“The Rest of Us” tells the story of three boys growing up in a melting pot that refuses to melt. José, Cristian, and Frail Boy (as the narrator is known) are street-smart kids pumped up with their own ambitions and tamped down by societal expectations. They have to figure out how to stand their ground while taking their cues from others, and the older they get, the more cues there are to sift through.

“Suddenly,” Frail Boy tells us, “we were young men.” And there they are, stepping out of childhood and into a dangerous adult world that has been right under their noses the whole time they were growing up. What unfolds does so easily and brilliantly—or so it seems, until nothing about it is easy or brilliant, until everything about it is complicated and, at times, dangerous.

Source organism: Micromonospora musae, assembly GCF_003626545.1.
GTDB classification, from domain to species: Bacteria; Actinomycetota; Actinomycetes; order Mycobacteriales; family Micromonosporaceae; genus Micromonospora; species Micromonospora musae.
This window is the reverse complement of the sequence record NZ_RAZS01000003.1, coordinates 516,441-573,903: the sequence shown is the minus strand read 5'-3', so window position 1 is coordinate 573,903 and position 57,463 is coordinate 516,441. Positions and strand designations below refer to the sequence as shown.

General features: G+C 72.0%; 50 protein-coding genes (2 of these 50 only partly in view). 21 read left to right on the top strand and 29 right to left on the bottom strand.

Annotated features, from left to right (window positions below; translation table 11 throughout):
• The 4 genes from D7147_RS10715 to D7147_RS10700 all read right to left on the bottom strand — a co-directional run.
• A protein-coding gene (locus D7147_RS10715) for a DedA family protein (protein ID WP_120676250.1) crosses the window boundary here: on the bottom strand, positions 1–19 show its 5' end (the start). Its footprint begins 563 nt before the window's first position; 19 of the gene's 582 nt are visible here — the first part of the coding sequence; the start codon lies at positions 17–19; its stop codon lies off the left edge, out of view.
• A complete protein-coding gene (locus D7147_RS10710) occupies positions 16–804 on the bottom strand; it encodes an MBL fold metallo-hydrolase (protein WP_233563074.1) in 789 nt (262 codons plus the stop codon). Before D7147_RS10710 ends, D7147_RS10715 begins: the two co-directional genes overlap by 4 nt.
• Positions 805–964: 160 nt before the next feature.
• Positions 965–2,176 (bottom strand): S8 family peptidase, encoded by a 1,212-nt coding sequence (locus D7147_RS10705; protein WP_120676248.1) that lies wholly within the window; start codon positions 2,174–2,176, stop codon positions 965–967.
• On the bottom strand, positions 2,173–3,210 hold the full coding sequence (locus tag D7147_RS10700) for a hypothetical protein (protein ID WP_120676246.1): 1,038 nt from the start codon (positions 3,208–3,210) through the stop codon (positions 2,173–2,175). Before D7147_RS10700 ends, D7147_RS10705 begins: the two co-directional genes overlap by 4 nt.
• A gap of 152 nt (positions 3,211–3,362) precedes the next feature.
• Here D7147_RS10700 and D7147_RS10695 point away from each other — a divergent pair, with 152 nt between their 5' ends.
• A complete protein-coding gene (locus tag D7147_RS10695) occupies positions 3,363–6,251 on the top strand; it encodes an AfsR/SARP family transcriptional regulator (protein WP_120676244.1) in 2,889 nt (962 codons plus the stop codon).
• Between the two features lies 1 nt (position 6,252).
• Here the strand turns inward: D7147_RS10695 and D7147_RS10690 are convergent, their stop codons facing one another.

I don’t want to tell you too much. I don’t want you to read this story with any expectation other than to be blown away by its narrative drive and its wonderful blend of languages. We’re thrilled to be publishing Jenzo DuQue’s “The Rest of Us,” and we look forward to what he does next.

Click here to read a Q&A with the author.

One Story Issue #267: Michael Kardos’s “The Wish”

“I’ve never been hit in the face, and neither have you.” So begins our new issue, “The Wish.” It’s a great first sentence, a great hook, because not only do we not know who’s speaking; we don’t know who they’re speaking to. (Are you talking to me?) And the authority in those eleven words! Soon enough, it’s revealed that the speaker is Sean, a poetry editor at a small publishing house who places a high value on authenticity and wants to do right by his authors. He also wants to do right by someone he’s recently lost. When a manuscript comes across his desk, sent by the poet’s mother, Sean sees an opportunity to do some good in a world that, for him, has been particularly bad lately.